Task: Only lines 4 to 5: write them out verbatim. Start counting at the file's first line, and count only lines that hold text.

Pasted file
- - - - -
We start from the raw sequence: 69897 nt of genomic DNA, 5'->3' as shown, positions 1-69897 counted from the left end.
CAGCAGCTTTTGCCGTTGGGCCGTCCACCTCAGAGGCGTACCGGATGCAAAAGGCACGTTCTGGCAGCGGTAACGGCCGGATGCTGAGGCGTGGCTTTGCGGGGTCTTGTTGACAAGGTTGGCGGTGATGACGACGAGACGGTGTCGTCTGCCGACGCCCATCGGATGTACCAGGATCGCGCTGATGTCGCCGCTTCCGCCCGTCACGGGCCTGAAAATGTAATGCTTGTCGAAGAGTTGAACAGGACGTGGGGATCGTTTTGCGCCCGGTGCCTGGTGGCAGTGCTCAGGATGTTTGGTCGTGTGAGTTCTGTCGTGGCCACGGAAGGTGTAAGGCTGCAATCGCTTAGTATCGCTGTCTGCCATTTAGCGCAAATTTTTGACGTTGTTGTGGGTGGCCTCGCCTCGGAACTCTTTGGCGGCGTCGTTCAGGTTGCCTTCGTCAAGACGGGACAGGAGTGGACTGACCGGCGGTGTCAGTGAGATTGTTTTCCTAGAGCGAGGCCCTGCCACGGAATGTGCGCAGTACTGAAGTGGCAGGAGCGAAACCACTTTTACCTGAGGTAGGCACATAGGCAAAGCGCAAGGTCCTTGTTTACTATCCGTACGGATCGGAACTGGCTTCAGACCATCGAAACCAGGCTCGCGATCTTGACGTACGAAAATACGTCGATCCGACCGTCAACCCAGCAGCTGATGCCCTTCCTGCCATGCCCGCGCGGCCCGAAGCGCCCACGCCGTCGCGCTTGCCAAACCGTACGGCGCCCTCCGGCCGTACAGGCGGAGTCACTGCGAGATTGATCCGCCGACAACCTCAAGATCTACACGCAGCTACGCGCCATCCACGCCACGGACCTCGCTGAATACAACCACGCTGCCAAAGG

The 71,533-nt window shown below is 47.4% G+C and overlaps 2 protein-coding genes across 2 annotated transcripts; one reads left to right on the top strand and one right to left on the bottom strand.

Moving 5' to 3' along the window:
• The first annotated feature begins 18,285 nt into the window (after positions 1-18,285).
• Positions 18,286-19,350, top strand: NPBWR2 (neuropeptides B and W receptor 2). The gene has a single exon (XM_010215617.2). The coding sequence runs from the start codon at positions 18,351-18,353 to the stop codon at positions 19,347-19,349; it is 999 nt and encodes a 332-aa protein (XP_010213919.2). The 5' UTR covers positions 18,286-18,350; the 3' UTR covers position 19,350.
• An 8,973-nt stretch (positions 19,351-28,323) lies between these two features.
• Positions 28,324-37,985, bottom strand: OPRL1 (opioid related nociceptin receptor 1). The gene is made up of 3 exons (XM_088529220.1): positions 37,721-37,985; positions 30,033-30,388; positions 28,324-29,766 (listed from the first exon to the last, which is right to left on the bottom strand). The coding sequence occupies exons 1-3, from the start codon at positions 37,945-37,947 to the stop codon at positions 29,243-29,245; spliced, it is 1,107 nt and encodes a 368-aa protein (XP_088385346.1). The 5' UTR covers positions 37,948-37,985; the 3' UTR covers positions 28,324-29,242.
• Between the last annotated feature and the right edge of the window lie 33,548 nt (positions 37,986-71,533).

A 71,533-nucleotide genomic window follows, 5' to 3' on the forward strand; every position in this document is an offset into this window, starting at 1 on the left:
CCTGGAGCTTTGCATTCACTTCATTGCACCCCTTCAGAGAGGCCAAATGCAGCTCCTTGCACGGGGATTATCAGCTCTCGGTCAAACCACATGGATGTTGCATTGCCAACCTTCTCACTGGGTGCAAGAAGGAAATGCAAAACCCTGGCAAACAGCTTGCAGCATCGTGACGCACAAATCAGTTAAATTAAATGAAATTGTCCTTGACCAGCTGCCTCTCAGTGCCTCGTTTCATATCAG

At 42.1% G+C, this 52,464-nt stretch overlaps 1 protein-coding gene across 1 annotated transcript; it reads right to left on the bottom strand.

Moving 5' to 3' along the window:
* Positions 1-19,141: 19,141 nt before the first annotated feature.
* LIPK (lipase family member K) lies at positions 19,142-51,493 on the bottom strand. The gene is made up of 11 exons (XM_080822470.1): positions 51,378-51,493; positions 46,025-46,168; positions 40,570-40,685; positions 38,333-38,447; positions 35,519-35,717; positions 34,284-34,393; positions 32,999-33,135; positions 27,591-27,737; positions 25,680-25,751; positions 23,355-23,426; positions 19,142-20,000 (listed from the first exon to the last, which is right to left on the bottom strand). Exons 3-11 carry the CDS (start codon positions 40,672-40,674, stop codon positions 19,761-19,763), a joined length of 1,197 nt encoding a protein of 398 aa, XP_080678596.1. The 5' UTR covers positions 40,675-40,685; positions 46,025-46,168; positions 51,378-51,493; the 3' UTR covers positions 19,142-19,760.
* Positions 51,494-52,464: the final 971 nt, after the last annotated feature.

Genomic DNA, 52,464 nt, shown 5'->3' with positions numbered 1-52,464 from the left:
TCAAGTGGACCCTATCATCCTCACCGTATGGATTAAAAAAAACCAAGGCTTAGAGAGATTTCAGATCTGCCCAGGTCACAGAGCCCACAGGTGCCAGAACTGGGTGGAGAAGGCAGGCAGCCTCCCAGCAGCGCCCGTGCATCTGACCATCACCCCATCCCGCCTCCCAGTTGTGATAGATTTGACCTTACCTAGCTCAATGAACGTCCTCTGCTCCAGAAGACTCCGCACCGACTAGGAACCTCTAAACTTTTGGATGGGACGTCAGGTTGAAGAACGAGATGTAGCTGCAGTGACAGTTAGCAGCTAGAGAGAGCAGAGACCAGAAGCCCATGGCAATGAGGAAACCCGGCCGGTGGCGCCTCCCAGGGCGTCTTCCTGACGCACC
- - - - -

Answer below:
Moving 5' to 3' along the window:
• The first annotated feature begins 18,285 nt into the window (after positions 1-18,285).